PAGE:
We concluded the study by analyzing the relationship between HDAC6 expression levels and the MMR gene and methyltransferase. Under normal circumstances, mismatches may occur during DNA replication, leading to genetic mutations, but regulation by the MMR genome in cells can identify and correct mutations (44). Moreover, mutations in the MMR genome can exacerbate the increased accumulation of genetic errors causing genomic instability or MSI (45). DNA methylation is an essential factor leading to altered tumor development, and an increasing number of studies show that hypermethylation of gene promoters is a common epigenetic feature of cancer (46). In the present study, we found that HDAC6 expression was strongly associated with mutation levels in five MMR genes in human pan-cancers, but there were some exceptions in tumors (READ and UCS). These results are consistent with our conclusion that high HDAC6 expression plays an essential regulatory role in tumor development by regulating MMR gene mutations through DNA methylation.

In the present study, we identified the potential value of HDAC6 in pan-cancer by primary analysis. However, limitations of the study still exist. First, as a primary analysis, we did not perform validation analysis on clinical samples or animal models, such as HDAC6 expression in multiple cancers. The results in the current study differed from recent studies. Second, although we determined that HDAC6 expression levels were associated with tumor immune cell infiltration and patient survival, we could not directly demonstrate that HDAC6 affects patient survival through immune infiltration. Finally, the current study used sequencing data from multiple databases and microarray data for analysis, which are subject to systematic bias. Therefore, we hope to collect clinical samples in future studies and conduct primary research to refine our findings.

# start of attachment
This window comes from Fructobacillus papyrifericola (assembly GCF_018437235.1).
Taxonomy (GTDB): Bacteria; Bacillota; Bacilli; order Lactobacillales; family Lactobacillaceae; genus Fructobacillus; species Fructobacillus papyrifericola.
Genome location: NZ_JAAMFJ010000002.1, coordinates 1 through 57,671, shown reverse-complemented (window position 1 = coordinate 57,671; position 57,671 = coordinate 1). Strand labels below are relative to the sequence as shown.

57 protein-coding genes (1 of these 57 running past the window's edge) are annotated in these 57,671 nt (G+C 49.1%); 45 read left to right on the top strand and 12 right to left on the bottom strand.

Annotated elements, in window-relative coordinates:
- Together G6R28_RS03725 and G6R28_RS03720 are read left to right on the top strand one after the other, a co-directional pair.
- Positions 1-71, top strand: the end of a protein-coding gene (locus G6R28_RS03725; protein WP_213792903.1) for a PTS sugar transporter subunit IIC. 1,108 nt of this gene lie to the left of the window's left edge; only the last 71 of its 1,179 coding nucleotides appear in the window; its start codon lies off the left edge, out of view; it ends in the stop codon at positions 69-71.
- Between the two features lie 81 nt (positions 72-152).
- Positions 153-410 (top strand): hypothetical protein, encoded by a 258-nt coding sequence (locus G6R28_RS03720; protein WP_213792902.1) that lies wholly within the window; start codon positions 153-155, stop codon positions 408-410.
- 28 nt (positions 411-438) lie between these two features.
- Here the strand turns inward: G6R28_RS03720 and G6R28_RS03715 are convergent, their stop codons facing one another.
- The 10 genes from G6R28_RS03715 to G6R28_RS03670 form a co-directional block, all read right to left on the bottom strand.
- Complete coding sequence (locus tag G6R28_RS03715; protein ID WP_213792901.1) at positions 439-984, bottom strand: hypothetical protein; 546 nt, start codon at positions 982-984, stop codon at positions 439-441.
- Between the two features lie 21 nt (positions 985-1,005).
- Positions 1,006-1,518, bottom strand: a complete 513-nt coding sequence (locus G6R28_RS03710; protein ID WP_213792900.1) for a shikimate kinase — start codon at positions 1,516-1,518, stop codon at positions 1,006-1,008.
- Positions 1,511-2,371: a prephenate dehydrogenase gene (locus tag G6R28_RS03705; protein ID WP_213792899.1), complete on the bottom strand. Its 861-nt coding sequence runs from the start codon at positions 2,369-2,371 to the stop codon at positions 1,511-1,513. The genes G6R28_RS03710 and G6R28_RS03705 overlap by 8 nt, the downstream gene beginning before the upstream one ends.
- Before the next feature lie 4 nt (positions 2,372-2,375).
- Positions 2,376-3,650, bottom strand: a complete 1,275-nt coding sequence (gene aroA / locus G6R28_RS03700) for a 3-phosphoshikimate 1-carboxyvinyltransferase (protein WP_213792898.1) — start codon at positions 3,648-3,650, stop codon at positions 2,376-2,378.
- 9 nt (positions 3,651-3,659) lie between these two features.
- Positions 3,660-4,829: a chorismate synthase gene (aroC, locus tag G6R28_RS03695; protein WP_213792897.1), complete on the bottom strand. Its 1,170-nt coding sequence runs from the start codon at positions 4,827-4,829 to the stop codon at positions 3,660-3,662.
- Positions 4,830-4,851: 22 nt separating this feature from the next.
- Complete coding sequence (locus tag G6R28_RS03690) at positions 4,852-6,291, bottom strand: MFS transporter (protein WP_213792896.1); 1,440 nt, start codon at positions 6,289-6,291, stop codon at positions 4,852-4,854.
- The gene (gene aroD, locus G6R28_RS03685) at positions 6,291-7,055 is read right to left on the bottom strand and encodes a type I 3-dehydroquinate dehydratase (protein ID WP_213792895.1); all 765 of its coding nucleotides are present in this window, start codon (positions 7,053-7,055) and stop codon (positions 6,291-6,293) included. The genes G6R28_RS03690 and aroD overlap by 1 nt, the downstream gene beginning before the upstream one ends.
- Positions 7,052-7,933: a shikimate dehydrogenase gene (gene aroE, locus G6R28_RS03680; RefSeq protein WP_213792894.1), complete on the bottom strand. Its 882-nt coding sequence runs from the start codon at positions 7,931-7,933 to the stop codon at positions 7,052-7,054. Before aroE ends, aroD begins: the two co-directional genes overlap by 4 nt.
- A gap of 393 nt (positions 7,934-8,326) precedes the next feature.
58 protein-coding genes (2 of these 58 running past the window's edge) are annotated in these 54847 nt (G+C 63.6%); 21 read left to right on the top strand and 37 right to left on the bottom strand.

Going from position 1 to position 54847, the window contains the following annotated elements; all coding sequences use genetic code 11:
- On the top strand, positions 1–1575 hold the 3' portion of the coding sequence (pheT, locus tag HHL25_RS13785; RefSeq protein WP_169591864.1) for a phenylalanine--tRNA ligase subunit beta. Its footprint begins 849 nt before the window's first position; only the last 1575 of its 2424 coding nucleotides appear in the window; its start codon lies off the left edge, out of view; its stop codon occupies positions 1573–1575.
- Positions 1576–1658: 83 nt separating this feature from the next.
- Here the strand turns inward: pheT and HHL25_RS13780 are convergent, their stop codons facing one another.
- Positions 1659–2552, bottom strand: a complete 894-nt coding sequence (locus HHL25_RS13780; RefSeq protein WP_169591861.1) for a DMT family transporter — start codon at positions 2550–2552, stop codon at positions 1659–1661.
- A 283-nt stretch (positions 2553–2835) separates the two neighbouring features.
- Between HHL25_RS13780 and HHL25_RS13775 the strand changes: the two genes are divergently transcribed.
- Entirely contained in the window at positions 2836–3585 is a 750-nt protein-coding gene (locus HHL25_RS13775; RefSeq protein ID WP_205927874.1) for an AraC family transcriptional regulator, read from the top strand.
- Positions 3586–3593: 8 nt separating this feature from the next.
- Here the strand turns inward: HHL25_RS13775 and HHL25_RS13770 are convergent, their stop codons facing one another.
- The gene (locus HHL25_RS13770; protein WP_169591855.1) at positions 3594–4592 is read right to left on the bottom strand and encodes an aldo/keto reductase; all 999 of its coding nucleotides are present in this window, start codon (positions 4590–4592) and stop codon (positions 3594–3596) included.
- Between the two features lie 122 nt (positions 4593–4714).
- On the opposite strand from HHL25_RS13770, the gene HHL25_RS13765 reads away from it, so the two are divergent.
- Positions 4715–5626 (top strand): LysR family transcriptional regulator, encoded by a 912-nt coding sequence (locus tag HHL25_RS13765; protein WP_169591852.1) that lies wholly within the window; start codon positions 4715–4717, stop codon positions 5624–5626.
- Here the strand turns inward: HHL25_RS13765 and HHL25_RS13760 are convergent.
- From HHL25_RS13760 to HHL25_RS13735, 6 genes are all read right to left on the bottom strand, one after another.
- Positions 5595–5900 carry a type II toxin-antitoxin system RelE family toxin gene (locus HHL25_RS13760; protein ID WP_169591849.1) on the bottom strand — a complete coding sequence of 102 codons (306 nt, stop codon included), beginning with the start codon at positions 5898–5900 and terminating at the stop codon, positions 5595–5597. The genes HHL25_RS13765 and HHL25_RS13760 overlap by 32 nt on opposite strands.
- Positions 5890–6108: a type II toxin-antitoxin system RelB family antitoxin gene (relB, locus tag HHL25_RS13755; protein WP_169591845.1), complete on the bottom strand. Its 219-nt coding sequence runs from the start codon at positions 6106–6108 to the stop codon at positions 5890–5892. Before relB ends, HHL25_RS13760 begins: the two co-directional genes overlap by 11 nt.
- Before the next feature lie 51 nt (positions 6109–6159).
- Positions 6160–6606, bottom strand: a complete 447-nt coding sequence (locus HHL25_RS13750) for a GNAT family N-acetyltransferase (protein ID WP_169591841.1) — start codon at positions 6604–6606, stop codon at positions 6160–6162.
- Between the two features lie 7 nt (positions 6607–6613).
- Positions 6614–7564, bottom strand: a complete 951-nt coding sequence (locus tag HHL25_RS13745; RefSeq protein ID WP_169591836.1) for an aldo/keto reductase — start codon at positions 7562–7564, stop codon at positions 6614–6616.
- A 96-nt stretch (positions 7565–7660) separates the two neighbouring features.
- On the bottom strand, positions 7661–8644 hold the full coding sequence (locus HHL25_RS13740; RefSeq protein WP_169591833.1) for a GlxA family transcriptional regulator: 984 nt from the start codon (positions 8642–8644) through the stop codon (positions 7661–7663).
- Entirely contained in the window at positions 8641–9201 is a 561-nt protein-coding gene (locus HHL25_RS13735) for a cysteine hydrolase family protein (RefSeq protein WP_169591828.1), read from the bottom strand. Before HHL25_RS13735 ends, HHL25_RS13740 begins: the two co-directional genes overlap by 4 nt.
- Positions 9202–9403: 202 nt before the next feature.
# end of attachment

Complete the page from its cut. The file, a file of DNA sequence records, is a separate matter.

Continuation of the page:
Despite the flaws of the current study, we have to acknowledge the close association of HDAC6 in tumor immunity and cancer development. In the present study, we determined that HDAC6 was differentially expressed in pan-cancers and that abnormal expression was associated with tumor progression, especially in COAD. Abnormal expression of HDAC6 was associated with immune checkpoints, immune cell infiltration, tumor microenvironment, TMB, MSI, and DNA methylation. HDAC6 holds promise as a tumor potential prognostic marker, especially in colon cancer.

Data Availability Statement

Publicly available datasets were analyzed in this study. This data can be found here: https://portal.gdc.cancer.gov/, https://gtexportal.org/, https://portals.broadinstitute.org/, https://cistrome.shinyapps.io/timer/.